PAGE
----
Searching over 5,500,000 cases.


searching
Buy This Entire Record For $7.95

Download the entire decision to receive the complete text, official citation,
docket number, dissents and concurrences, and footnotes for this case.

Learn more about what you receive with purchase of this case.

Hutson v. Reliance Standard Life Insurance Co.

United States District Court, W.D. Michigan, Southern Division

November 29, 2017

LAUREN L. HUTSON, Plaintiff,
v.
RELIANCE STANDARD LIFE INSURANCE COMPANY, Defendant.

          OPINION

          GORDON J. QUIST UNITED STATES DISTRICT JUDGE

         Plaintiff, Lauren L. Hutson, seeks accidental death benefits under a group accident policy issued by Defendant, Reliance Standard Life Insurance Company. After Reliance denied Hutson's claim based on a policy exclusion for any loss “to which sickness, disease, or myocardial infarction, including medical or surgical treatment thereof, is a contributing factor, ” Hutson sued Reliance under the Employee Retirement Income Security Act of 1974 (ERISA), 29 U.S.C. § 1001 et seq., seeking review of Reliance's decision.

         The parties have filed cross-motions for judgment on the administrative record. See Wilkins v. Baptist Healthcare System, Inc., 150 F.3d 609 (6th Cir. 1998). For the following reasons, the Court will grant Reliance's motion, deny Hutson's motion, and affirm Reliance's decision denying benefits.

         I. Standard Of Review

         The parties agree that the Court must review Reliance's denial of benefits de novo. (ECF No. 7 at PageID.372-73; ECF No. 8 at PageID.398.) The de novo standard applies to a plan administrator's factual and legal determinations. Rowan v. Unum Life Ins. Co. of Am., 119 F.3d 433, 435 (6th Cir. 1997). “In the ERISA context, the role of the reviewing federal court is to determine whether the administrator or fiduciary made a correct decision, applying a de novo standard.” Perry v. Simplicity Eng'g, 900 F.2d 963, 966 (6th Cir.1990). “This review is limited to the administrative record and the court is obligated to determine whether the administrator properly interpreted the plan and if the insured was entitled to benefits under the plan.” Kaye v. Unum Group/Provident Life & Accident, No. 09-14873, 2012 WL 124845, at *5 (E.D. Mich. Jan.17, 2012) (citing Perry, 900 F.2d at 967). “The administrator's decision is accorded no deference or presumption of correctness.” Hoover v. Provident Life & Accident Ins. Co., 290 F.3d 801, 809 (6th Cir. 2002) (citing Perry, 900 F.2d at 966). “When conducting a de novo review, the district court must take a ‘fresh look' at the administrative record but may not consider new evidence or look beyond the record that was before the plan administrator.” Wilkins, 150 F.3d at 616 (citations omitted).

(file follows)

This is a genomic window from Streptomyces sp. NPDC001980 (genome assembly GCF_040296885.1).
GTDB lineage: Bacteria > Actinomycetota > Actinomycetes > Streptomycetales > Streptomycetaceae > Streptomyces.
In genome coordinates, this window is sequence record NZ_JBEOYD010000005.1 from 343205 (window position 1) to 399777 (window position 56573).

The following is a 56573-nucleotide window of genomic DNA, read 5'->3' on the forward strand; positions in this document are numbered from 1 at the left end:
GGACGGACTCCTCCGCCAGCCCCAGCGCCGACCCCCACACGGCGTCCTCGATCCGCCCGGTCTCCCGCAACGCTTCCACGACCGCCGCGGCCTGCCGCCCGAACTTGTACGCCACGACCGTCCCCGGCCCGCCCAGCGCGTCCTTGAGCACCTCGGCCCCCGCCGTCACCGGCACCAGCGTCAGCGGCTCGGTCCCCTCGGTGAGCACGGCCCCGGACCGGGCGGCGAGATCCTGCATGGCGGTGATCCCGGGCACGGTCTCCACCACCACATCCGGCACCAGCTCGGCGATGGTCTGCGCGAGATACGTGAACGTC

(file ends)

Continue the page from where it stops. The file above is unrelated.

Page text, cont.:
II. Background

         A. The Decedent and the Policy

sAs of August 28, 2014, Robert Krugman was employed by Gast Manufacturing, a subsidiary of IDEX Corporation, and was eligible for coverage under Reliance group accidental death and dismemberment policy VAR 205667 (Policy) issued to IDEX. (ECF No. 6-4 at PageID.138.) The Policy excludes coverage for losses arising under various circumstances, including “any loss . . . to which sickness, disease, or myocardial infarction, including medical or surgical treatment thereof, is a contributing factor.” (ECF No. 6 at PageID.67.) The Policy is an “employee welfare benefit plan” within the meaning of § 3(1) of ERISA, 29 U.S.C. § 1002(1). Krugman elected coverage under the Policy and named his mother, Helen Krugman, his primary beneficiary and his sister, Lauren Hutson, his secondary beneficiary. (ECF No. 6-4 at pageID.107.)

         B. The Accident